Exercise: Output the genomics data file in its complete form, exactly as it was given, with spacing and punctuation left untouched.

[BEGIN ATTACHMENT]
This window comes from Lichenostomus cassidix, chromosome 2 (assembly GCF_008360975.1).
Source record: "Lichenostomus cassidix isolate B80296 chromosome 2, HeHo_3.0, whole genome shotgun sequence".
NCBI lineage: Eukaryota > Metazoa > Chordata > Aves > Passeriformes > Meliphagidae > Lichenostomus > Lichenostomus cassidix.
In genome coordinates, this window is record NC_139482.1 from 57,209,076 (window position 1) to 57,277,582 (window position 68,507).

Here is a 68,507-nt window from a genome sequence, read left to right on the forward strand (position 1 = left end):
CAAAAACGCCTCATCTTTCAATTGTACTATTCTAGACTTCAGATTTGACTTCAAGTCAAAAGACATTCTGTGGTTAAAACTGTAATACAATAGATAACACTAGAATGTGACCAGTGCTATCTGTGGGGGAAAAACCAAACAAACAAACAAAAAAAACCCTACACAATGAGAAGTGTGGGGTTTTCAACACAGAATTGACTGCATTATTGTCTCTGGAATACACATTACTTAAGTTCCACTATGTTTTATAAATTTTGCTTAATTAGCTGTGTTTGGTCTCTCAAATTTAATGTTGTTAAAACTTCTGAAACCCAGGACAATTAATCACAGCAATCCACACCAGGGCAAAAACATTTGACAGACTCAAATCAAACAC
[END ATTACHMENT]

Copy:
This window comes from Lichenostomus cassidix, chromosome 2 (assembly GCF_008360975.1).
Source record: "Lichenostomus cassidix isolate B80296 chromosome 2, HeHo_3.0, whole genome shotgun sequence".
NCBI lineage: Eukaryota > Metazoa > Chordata > Aves > Passeriformes > Meliphagidae > Lichenostomus > Lichenostomus cassidix.
In genome coordinates, this window is record NC_139482.1 from 57,209,076 (window position 1) to 57,277,582 (window position 68,507).

Here is a 68,507-nt window from a genome sequence, read left to right on the forward strand (position 1 = left end):
CAAAAACGCCTCATCTTTCAATTGTACTATTCTAGACTTCAGATTTGACTTCAAGTCAAAAGACATTCTGTGGTTAAAACTGTAATACAATAGATAACACTAGAATGTGACCAGTGCTATCTGTGGGGGAAAAACCAAACAAACAAACAAAAAAAACCCTACACAATGAGAAGTGTGGGGTTTTCAACACAGAATTGACTGCATTATTGTCTCTGGAATACACATTACTTAAGTTCCACTATGTTTTATAAATTTTGCTTAATTAGCTGTGTTTGGTCTCTCAAATTTAATGTTGTTAAAACTTCTGAAACCCAGGACAATTAATCACAGCAATCCACACCAGGGCAAAAACATTTGACAGACTCAAATCAAACAC